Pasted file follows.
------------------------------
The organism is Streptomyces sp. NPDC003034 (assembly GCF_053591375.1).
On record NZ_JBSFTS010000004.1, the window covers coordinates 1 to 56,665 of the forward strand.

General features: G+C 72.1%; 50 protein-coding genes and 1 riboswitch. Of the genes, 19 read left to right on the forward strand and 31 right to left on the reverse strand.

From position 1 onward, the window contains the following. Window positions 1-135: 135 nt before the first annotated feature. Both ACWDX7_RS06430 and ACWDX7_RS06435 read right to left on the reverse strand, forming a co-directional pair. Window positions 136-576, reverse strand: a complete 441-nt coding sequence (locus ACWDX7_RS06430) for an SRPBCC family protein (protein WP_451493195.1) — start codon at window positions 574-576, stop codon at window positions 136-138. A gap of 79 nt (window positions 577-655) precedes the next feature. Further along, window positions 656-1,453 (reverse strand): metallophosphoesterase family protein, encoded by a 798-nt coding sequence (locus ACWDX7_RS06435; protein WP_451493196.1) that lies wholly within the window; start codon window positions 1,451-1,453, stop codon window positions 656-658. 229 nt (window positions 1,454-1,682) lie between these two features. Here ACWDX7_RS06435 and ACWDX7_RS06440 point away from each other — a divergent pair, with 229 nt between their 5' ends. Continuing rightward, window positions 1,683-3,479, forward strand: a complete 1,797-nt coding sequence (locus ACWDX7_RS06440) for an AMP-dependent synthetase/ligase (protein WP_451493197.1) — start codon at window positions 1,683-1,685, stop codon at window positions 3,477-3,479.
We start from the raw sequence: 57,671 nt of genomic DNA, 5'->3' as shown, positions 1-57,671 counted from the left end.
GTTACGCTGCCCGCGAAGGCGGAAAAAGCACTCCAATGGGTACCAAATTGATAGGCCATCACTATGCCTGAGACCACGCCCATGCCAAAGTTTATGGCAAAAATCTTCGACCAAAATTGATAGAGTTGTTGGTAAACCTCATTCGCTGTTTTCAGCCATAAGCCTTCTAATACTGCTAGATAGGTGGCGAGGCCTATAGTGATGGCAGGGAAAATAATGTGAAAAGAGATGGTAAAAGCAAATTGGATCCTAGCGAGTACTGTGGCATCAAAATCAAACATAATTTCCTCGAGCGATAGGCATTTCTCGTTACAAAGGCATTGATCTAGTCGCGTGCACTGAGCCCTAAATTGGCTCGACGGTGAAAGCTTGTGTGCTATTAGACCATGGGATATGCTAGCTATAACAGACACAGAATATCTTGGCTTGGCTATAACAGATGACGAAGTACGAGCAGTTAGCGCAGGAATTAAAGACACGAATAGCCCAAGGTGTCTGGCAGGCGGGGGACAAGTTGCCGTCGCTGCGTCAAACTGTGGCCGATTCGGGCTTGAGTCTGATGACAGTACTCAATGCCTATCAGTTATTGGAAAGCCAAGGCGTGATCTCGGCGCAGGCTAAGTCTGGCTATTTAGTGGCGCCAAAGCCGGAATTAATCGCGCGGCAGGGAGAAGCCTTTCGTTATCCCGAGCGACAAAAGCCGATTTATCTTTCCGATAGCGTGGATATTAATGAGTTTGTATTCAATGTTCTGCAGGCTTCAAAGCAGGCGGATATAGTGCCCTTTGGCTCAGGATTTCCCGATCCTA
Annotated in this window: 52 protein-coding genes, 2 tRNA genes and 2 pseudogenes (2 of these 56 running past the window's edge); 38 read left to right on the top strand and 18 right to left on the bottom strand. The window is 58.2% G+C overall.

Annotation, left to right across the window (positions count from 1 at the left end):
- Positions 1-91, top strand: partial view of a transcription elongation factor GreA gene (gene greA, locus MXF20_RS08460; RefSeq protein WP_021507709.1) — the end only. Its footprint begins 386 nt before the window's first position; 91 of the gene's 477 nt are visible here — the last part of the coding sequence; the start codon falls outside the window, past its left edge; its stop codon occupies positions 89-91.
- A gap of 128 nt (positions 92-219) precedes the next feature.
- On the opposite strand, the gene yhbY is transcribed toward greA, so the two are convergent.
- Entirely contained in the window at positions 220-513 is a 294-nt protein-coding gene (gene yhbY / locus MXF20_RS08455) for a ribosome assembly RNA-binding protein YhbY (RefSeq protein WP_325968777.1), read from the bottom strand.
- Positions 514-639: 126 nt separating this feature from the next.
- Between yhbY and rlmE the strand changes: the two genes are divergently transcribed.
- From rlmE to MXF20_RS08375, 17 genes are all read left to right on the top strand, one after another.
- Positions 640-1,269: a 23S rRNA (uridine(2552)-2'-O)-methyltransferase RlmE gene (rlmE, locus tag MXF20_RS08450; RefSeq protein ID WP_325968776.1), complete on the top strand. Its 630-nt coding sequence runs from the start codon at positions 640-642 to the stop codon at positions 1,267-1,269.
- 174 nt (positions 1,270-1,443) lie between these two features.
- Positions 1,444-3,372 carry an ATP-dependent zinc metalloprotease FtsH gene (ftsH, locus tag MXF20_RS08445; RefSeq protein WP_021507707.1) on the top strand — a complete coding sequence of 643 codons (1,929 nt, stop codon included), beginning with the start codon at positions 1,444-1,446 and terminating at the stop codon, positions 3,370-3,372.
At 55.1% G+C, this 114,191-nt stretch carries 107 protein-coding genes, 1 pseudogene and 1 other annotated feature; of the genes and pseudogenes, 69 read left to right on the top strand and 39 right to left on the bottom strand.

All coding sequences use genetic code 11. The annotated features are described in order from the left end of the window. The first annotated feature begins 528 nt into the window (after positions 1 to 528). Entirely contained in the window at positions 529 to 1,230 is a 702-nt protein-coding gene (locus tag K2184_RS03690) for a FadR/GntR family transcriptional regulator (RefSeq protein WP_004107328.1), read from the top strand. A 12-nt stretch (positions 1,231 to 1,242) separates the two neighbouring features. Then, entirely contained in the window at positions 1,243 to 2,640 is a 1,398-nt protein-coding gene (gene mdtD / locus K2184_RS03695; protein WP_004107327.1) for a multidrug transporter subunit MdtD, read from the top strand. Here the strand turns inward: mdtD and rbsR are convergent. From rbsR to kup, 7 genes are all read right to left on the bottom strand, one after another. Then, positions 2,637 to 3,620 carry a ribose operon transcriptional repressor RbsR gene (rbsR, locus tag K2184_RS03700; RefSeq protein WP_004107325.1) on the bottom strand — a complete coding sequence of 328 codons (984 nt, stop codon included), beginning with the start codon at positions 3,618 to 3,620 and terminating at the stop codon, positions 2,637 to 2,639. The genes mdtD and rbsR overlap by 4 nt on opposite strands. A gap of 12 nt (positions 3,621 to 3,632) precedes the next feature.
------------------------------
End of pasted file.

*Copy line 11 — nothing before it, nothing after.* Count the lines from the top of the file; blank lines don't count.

- On the opposite strand, the gene yhbY is transcribed toward greA, so the two are convergent.